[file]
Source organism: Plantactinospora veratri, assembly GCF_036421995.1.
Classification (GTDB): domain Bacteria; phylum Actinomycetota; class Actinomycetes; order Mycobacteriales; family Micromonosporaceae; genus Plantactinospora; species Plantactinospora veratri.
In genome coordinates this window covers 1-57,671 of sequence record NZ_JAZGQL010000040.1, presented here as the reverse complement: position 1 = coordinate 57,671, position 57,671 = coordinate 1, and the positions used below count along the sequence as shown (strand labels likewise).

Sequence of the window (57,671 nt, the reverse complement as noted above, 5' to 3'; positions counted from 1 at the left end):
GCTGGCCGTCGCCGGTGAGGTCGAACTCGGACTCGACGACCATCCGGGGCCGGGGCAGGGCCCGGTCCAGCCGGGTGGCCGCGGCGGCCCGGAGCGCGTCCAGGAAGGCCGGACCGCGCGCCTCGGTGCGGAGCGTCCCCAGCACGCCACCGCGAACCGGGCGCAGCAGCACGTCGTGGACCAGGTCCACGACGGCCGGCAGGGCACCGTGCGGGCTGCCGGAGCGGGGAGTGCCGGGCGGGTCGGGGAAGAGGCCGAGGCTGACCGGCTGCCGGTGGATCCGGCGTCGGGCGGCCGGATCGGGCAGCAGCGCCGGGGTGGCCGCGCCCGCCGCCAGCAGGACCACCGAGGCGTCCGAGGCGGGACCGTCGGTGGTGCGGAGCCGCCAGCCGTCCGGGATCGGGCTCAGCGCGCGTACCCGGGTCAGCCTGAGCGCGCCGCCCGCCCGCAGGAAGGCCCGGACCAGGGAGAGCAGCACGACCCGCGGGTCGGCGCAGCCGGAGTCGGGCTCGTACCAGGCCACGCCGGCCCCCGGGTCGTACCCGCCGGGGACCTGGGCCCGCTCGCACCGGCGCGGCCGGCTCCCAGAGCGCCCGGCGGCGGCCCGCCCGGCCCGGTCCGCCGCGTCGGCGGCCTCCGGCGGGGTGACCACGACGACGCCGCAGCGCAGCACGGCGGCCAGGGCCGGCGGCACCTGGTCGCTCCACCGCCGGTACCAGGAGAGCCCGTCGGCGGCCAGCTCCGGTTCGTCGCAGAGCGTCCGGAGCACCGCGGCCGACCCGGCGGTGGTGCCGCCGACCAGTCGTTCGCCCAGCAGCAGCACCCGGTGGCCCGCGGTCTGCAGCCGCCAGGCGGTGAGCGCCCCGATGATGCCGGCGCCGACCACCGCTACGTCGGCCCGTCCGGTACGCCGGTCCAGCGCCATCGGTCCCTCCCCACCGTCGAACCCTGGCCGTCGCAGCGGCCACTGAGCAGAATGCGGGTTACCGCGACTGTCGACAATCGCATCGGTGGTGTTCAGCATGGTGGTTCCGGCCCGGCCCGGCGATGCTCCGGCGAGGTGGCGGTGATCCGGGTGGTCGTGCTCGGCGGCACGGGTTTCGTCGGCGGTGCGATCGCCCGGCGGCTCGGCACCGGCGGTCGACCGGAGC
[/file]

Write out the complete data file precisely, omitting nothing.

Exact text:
Source organism: Plantactinospora veratri, assembly GCF_036421995.1.
Classification (GTDB): domain Bacteria; phylum Actinomycetota; class Actinomycetes; order Mycobacteriales; family Micromonosporaceae; genus Plantactinospora; species Plantactinospora veratri.
In genome coordinates this window covers 1-57,671 of sequence record NZ_JAZGQL010000040.1, presented here as the reverse complement: position 1 = coordinate 57,671, position 57,671 = coordinate 1, and the positions used below count along the sequence as shown (strand labels likewise).

Sequence of the window (57,671 nt, the reverse complement as noted above, 5' to 3'; positions counted from 1 at the left end):
GCTGGCCGTCGCCGGTGAGGTCGAACTCGGACTCGACGACCATCCGGGGCCGGGGCAGGGCCCGGTCCAGCCGGGTGGCCGCGGCGGCCCGGAGCGCGTCCAGGAAGGCCGGACCGCGCGCCTCGGTGCGGAGCGTCCCCAGCACGCCACCGCGAACCGGGCGCAGCAGCACGTCGTGGACCAGGTCCACGACGGCCGGCAGGGCACCGTGCGGGCTGCCGGAGCGGGGAGTGCCGGGCGGGTCGGGGAAGAGGCCGAGGCTGACCGGCTGCCGGTGGATCCGGCGTCGGGCGGCCGGATCGGGCAGCAGCGCCGGGGTGGCCGCGCCCGCCGCCAGCAGGACCACCGAGGCGTCCGAGGCGGGACCGTCGGTGGTGCGGAGCCGCCAGCCGTCCGGGATCGGGCTCAGCGCGCGTACCCGGGTCAGCCTGAGCGCGCCGCCCGCCCGCAGGAAGGCCCGGACCAGGGAGAGCAGCACGACCCGCGGGTCGGCGCAGCCGGAGTCGGGCTCGTACCAGGCCACGCCGGCCCCCGGGTCGTACCCGCCGGGGACCTGGGCCCGCTCGCACCGGCGCGGCCGGCTCCCAGAGCGCCCGGCGGCGGCCCGCCCGGCCCGGTCCGCCGCGTCGGCGGCCTCCGGCGGGGTGACCACGACGACGCCGCAGCGCAGCACGGCGGCCAGGGCCGGCGGCACCTGGTCGCTCCACCGCCGGTACCAGGAGAGCCCGTCGGCGGCCAGCTCCGGTTCGTCGCAGAGCGTCCGGAGCACCGCGGCCGACCCGGCGGTGGTGCCGCCGACCAGTCGTTCGCCCAGCAGCAGCACCCGGTGGCCCGCGGTCTGCAGCCGCCAGGCGGTGAGCGCCCCGATGATGCCGGCGCCGACCACCGCTACGTCGGCCCGTCCGGTACGCCGGTCCAGCGCCATCGGTCCCTCCCCACCGTCGAACCCTGGCCGTCGCAGCGGCCACTGAGCAGAATGCGGGTTACCGCGACTGTCGACAATCGCATCGGTGGTGTTCAGCATGGTGGTTCCGGCCCGGCCCGGCGATGCTCCGGCGAGGTGGCGGTGATCCGGGTGGTCGTGCTCGGCGGCACGGGTTTCGTCGGCGGTGCGATCGCCCGGCGGCTCGGCACCGGCGGTCGACCGGAGC